NCsoft is doubling down on esports. The Korean game publisher has worked with developer ArenaNet to turn Guild Wars 2 into an esports title. Internally, the company is expanding the Western scope of its esports fighting game, Blade & Soul and it’s also launching the new MOBA game Master X Master (MXM), designed with esports in mind.
Julianne Harty, esports manager at NCsoft, told AListDaily that Blade & Soul has been evolving as an esport since 2012, and over $250,000 has been awarded to the top teams with huge followings for the game across China, Japan and Taiwan. In Korea, the last two world championships have aired on television and were livestreamed from the global game exhibition, G-Star in November. This year, which marks the fifth annual world championship, is the first time Western teams have been invited. There will be a pair of teams from North America and a pair from Europe invited to compete at the world championship in Seoul, South Korea.
“We have a pretty solid PVP scene,” Harty said. “We have a lot of people who are really keen on it because it’s completely equalized. Your gear and your level don’t matter. Your skill selection is probably the only thing that has a little bit of an effect depending on your build, but it’s truly just the skill of the two players. Our 3-vs-3 tag teams allow players to switch out, so they can create team compositions that are meant to try and counter the other team’s compositions. It’s very dynamic and very exciting. We’re very excited to actually have this kind of variety in world championships, whereas before it used to be just purely 1-vs-1 all the way through.”
While the fighting game esports scene remains largely focused on console games, Blade & Soul differentiates itself as a PC-based 3D game. Past world championships have attracted big Korean sponsors, including the city of Buson. Harty said there are opportunities for big name sponsors with the new Western expansion.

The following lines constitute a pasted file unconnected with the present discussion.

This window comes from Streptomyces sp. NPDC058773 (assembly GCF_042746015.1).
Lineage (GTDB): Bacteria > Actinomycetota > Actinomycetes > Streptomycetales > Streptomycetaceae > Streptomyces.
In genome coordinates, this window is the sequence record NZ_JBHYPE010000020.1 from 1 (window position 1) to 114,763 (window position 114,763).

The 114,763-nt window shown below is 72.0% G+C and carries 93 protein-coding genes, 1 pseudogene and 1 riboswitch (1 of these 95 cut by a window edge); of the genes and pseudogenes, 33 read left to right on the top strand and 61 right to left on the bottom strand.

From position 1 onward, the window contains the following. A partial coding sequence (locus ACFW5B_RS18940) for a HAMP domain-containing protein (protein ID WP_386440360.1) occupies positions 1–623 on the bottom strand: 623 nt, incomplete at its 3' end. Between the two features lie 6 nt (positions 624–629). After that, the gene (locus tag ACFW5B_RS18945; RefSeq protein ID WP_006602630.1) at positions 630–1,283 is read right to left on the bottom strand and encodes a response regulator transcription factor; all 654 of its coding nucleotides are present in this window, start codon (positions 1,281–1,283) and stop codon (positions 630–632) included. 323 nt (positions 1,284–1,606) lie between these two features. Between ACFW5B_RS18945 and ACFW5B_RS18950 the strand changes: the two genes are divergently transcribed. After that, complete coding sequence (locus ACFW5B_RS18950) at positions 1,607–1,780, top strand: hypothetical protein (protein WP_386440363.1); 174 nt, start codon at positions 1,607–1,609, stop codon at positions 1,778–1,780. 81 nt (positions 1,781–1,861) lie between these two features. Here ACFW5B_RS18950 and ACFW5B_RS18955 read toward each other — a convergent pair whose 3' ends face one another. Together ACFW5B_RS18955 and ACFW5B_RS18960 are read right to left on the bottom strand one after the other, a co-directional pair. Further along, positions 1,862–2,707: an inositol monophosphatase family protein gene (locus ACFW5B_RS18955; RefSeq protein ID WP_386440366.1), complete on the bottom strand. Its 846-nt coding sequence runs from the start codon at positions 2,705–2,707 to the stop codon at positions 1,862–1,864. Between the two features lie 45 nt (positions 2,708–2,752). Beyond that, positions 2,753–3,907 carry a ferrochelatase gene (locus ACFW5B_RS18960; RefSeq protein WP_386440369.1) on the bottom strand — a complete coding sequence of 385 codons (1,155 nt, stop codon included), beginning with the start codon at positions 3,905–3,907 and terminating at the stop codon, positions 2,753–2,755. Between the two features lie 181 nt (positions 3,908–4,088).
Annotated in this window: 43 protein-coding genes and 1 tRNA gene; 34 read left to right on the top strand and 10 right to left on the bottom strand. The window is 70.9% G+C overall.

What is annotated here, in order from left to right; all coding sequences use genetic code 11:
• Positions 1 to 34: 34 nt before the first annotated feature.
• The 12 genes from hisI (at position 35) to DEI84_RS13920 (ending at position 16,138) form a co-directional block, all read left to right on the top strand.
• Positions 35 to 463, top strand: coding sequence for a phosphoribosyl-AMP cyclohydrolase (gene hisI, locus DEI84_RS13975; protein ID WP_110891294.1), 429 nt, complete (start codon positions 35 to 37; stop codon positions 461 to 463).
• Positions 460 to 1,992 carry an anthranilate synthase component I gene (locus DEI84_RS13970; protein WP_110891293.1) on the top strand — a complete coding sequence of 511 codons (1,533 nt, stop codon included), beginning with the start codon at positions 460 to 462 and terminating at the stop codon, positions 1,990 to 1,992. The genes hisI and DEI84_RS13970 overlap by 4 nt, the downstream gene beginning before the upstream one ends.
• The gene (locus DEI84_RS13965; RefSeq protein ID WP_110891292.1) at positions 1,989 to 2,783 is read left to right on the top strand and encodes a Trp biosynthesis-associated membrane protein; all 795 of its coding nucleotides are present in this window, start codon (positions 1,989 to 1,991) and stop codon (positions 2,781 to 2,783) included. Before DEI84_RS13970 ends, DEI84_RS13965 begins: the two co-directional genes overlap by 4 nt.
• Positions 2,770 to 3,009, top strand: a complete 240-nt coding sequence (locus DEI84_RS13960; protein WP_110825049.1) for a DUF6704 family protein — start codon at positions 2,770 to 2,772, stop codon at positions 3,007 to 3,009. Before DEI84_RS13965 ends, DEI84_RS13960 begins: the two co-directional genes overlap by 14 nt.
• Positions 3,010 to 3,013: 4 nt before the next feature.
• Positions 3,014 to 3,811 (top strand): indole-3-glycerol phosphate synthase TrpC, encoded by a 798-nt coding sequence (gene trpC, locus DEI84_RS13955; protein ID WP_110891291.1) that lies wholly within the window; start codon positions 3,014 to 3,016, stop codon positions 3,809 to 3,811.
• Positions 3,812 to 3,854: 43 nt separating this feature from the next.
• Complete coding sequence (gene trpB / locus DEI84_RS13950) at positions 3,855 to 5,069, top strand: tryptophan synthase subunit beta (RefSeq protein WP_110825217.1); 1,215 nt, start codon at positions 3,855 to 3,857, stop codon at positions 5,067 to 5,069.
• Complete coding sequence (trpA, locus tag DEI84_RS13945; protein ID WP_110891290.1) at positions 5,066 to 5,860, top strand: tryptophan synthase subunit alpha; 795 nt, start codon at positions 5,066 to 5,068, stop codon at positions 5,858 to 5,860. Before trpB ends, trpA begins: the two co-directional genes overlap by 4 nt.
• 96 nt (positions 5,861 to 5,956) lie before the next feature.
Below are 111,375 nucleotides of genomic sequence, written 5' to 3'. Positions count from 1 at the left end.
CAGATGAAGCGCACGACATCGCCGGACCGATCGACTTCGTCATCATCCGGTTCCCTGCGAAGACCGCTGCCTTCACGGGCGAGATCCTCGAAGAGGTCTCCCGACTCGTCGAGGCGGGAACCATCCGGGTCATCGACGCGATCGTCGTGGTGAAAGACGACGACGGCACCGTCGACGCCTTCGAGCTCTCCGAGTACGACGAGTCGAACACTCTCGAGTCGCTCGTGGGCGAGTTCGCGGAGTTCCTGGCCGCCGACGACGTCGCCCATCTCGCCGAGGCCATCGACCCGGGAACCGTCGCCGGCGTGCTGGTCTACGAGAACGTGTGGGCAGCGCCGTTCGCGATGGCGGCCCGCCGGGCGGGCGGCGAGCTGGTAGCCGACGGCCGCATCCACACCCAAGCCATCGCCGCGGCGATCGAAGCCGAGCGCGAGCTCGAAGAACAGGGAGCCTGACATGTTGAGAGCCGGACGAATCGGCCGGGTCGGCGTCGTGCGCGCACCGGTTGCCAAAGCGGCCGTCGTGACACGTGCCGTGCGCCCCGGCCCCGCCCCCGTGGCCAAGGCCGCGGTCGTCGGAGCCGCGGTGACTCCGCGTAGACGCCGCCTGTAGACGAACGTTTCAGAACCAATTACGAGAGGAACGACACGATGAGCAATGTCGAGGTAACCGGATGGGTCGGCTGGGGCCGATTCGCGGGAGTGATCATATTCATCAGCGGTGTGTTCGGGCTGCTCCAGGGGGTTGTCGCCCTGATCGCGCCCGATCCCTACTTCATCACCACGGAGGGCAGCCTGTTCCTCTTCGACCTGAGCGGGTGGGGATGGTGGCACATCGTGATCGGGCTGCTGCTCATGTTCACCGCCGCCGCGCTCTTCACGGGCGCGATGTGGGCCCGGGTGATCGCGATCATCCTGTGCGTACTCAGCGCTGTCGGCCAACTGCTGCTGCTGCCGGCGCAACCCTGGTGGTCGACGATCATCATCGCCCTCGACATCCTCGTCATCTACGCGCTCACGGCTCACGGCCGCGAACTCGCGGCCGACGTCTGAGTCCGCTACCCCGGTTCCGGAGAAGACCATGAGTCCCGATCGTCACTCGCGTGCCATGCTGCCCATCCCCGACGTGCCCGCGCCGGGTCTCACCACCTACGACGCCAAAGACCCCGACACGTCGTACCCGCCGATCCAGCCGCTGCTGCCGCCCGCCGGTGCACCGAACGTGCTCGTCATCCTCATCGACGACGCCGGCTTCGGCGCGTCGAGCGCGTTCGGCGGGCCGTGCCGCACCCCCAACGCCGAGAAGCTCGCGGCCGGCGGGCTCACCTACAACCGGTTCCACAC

“Blade & Soul is in a very unique position in the esports environment because it’s an MMORPG, but it has fighting game elements. It fits that nice sweet spot where it’s not quite a fighting game, it’s not quite an MMO, but it has a lot of exciting elements and gameplay that you don’t see in other esports titles,” Harty said. “Having that cross-ocean appeal, especially given how popular it is in Korea, China and Japan, there are a lot of people who will watch it.”
While Blade & Soul doesn’t pull in League of Legends streaming numbers, Harty said there is a strong audience that follows the game. The Korean Season 1 Finals recently made it on the front page of Twitch in the US at two in the morning.
On June 21, NCsoft is launching a new multiplayer online battle arena (MOBA) game, Master X Master (MXM), that’s being designed for esports.
“It has proven itself to be very versatile and very appealing to a lot of pro players,” Harty explained. “We had a lot of former League of Legends pro players come in and play it in the very early stages of the game through the closed betas, and they loved it. HotShot GG compared the game to League of Legends in its early days and he couldn’t stop playing it. That’s important because the community has to build up an esport. We had MXM tournaments during our closed beta, which was a great sign that the community wants esports.”
Harty said that once the game officially launches in June, NCsoft will lay the foundation to turn the game into a bigger esports endeavor and start encouraging people to build teams, have tournaments, and figure out the meta game.
“My goal is by the end of the year to have something very serious in place,” Harty said.
MXM esports will debut with a Western focus, since this territory will be the first to launch the game. That’s the exact opposite of how past NCsoft esports games have evolved.
“We’re in a good spot to lead the way with this particular title,” Harty said. “We will have something set up by the end of the year into next year. It will probably be just Western-focused, but having said that my counterparts in Korea also have indicated an interest in being part of whatever it is that we end up setting up as well, so I’m hoping to have more of a global footprint into esports in contrast to Blade & Soul esports, where each territory does their own thing to select their champions and move to worlds. For this one, I’m hoping for a universal rule set that makes it clear for everyone how they can move on and what the ultimate goals are going to be on the horizon.”